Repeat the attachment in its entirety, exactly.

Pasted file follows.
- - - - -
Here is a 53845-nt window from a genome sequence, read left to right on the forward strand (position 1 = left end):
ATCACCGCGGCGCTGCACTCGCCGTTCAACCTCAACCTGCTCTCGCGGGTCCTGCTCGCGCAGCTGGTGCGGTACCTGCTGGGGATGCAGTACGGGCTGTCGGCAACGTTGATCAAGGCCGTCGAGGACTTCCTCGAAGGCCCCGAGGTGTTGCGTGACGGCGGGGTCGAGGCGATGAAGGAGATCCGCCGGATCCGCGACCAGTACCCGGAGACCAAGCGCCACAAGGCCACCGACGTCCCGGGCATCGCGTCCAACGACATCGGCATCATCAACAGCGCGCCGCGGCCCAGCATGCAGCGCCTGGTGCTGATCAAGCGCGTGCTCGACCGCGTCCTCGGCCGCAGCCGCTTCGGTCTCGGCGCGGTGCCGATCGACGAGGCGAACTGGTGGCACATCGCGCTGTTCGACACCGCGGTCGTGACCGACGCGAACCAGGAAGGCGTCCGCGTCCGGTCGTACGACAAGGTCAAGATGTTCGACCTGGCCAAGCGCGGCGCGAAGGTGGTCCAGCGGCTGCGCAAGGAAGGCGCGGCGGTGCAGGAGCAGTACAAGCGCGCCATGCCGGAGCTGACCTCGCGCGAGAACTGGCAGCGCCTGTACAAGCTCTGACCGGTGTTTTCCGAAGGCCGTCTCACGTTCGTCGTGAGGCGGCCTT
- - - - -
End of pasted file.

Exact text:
Here is a 53845-nt window from a genome sequence, read left to right on the forward strand (position 1 = left end):
ATCACCGCGGCGCTGCACTCGCCGTTCAACCTCAACCTGCTCTCGCGGGTCCTGCTCGCGCAGCTGGTGCGGTACCTGCTGGGGATGCAGTACGGGCTGTCGGCAACGTTGATCAAGGCCGTCGAGGACTTCCTCGAAGGCCCCGAGGTGTTGCGTGACGGCGGGGTCGAGGCGATGAAGGAGATCCGCCGGATCCGCGACCAGTACCCGGAGACCAAGCGCCACAAGGCCACCGACGTCCCGGGCATCGCGTCCAACGACATCGGCATCATCAACAGCGCGCCGCGGCCCAGCATGCAGCGCCTGGTGCTGATCAAGCGCGTGCTCGACCGCGTCCTCGGCCGCAGCCGCTTCGGTCTCGGCGCGGTGCCGATCGACGAGGCGAACTGGTGGCACATCGCGCTGTTCGACACCGCGGTCGTGACCGACGCGAACCAGGAAGGCGTCCGCGTCCGGTCGTACGACAAGGTCAAGATGTTCGACCTGGCCAAGCGCGGCGCGAAGGTGGTCCAGCGGCTGCGCAAGGAAGGCGCGGCGGTGCAGGAGCAGTACAAGCGCGCCATGCCGGAGCTGACCTCGCGCGAGAACTGGCAGCGCCTGTACAAGCTCTGACCGGTGTTTTCCGAAGGCCGTCTCACGTTCGTCGTGAGGCGGCCTT